It also alleges a memorandum of understanding signed late last year between the district and charter "may go so far as to constitute a gift of public funds."
Board members in interviews with the team voiced support for students in Sausalito and Marin City, "however, their actions are utterly inconsistent with their rhetoric and their own board policy," according to the report.
Board policy 210 states: "Equity does not mean treating everyone in the same way. It means doing whatever it takes to get everyone to the same place."
The report states: "The district's governing board does not follow this policy."
The report's executive summary concludes: "The district has not honestly examined how its actions and policies harm students at Bayside MLK. As long as the significant achievement gap remains between WCA and Bayside MLK students, financial support should not be diverted from the students at Bayside MLK and provided to WCA. Funds currently being transferred from Bayside MLK to WCA should be redirected to academic, social-emotional, athletic and activity programs to close the achievement gap for students at Bayside MLK."
The state review also served as a follow-up to a 2012 visit by the same panel. The new report says about 80 percent of the 100 recommendations made in 2012 have not been fully implemented, including significant recommendations regarding internal controls, board policies, budget development, financial reporting, payroll and position control, accounts payable and purchases and personnel practices.
"The report raises issues that will need to be addressed in a timely way," said Mary Jane Burke, county superintendent of schools, who asked for this year's state review. Burke serves as chairwoman for the Fiscal Crisis and Management Assistance Team board, but said she had no hand in writing the report. "It's incumbent on all of us to focus on the needs of the kids in Marin City." ------ (c)2016 The Marin Independent Journal (Novato, Calif.) Visit The Marin Independent Journal (Novato, Calif.) at http://www.marinij.com Distributed by Tribune Content Agency, LLC. AMX-2016-08-12T08:16:00-04:00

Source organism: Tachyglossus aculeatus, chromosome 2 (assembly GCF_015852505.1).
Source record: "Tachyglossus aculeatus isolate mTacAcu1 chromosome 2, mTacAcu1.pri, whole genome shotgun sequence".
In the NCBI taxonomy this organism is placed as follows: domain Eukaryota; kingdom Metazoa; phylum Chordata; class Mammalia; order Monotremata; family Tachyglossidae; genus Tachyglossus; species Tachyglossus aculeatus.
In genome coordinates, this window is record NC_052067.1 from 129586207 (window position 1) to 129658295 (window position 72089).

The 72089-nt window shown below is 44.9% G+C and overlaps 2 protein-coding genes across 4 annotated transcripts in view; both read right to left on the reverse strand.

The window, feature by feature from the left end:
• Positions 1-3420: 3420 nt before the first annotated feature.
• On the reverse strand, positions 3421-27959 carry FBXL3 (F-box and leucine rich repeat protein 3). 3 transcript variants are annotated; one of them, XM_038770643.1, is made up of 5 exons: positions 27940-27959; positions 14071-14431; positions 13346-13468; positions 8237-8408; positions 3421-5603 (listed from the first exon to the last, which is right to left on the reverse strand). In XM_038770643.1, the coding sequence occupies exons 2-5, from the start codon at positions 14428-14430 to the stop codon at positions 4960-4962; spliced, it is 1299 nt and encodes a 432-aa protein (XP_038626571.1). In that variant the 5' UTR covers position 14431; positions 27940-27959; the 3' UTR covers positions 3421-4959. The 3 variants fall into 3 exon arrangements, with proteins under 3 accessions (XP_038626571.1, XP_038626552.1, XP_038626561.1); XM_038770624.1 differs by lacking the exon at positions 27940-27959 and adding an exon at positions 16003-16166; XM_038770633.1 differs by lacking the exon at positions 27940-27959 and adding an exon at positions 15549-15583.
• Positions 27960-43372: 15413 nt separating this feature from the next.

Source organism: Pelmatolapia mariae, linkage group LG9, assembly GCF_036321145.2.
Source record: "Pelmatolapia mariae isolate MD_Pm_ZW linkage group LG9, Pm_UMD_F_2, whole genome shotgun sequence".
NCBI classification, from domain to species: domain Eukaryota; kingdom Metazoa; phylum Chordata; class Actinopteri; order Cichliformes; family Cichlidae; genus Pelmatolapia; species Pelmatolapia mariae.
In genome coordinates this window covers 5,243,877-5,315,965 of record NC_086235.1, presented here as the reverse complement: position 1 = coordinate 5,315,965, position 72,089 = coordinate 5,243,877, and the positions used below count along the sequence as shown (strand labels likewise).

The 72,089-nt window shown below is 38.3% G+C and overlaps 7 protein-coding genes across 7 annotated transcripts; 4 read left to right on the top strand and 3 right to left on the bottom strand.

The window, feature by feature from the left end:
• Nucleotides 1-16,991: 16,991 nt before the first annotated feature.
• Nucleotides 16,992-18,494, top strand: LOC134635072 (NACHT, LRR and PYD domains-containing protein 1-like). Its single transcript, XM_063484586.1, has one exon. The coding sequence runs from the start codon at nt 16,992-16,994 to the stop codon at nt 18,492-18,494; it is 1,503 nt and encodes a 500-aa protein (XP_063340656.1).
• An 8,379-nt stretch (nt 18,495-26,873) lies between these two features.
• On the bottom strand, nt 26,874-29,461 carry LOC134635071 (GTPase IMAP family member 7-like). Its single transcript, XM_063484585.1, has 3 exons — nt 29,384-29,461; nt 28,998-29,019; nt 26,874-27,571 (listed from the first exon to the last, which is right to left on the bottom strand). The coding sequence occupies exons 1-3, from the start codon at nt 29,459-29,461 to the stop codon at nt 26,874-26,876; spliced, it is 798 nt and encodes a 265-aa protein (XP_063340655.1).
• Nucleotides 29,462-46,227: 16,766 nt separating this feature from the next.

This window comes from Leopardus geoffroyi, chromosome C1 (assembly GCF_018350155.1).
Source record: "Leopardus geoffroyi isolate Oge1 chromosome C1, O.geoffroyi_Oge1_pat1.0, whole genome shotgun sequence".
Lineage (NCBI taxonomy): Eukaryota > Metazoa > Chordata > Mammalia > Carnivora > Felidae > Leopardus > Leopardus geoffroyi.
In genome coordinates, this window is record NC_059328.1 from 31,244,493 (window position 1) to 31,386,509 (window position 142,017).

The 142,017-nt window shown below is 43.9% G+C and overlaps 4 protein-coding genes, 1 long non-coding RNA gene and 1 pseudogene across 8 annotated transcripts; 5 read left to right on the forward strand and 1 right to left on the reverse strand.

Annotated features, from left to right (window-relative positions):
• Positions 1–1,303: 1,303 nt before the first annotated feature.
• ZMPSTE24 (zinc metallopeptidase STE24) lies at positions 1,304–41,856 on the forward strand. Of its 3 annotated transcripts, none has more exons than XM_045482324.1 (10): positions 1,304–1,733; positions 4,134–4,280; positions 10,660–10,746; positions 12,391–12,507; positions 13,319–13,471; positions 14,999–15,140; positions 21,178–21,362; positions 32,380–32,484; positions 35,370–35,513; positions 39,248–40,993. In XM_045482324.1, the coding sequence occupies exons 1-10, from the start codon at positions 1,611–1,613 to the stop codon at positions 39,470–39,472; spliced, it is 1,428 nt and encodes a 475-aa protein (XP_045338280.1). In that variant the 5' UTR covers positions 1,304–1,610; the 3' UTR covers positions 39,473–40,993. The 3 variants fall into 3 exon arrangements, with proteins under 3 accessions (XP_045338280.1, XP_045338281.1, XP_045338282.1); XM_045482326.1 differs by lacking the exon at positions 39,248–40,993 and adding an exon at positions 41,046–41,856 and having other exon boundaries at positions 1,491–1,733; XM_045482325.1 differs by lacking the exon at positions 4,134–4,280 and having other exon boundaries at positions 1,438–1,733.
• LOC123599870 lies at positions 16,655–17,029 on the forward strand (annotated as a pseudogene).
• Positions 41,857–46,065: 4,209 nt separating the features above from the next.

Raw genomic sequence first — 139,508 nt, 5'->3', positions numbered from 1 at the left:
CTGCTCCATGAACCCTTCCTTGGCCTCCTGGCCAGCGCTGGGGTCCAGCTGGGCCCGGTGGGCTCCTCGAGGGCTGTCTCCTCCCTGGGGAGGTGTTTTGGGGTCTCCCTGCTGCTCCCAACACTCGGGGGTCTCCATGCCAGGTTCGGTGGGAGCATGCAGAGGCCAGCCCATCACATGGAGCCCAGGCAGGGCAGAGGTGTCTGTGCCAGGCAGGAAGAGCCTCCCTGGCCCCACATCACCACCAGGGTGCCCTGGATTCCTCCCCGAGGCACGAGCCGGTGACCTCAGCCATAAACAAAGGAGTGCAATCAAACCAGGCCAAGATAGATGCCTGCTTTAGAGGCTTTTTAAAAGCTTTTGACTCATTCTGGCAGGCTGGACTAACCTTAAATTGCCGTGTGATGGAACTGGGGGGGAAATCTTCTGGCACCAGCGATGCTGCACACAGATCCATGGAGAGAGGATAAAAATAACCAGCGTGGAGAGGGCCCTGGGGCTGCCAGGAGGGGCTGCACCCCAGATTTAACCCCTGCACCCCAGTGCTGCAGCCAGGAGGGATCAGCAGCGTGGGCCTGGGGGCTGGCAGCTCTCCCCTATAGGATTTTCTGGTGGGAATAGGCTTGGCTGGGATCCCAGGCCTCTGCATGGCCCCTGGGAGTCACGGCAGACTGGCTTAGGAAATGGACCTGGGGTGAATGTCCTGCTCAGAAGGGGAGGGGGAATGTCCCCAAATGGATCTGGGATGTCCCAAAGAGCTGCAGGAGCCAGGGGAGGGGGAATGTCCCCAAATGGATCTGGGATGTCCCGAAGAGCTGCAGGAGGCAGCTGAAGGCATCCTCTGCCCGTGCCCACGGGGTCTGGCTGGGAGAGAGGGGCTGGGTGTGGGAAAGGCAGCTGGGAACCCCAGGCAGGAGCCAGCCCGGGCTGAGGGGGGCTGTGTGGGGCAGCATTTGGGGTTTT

NAACP members call for ban on privately managed charter schools
By Valerie Strauss August 7 at 12:25 PM
Rep. Al Green (D-Tex.) listens to Hillary Clinton at the NAACP annual convention in Cincinnati on July 18. (Melina Mara/The Washington Post)
The NAACP has long expressed concern about charter schools, but now its members are taking a tougher stance. At their recent annual national convention late last month, members of the National Association for the Advancement of Colored People approved a resolution that included language calling for a moratorium on the expansion of privately managed charters.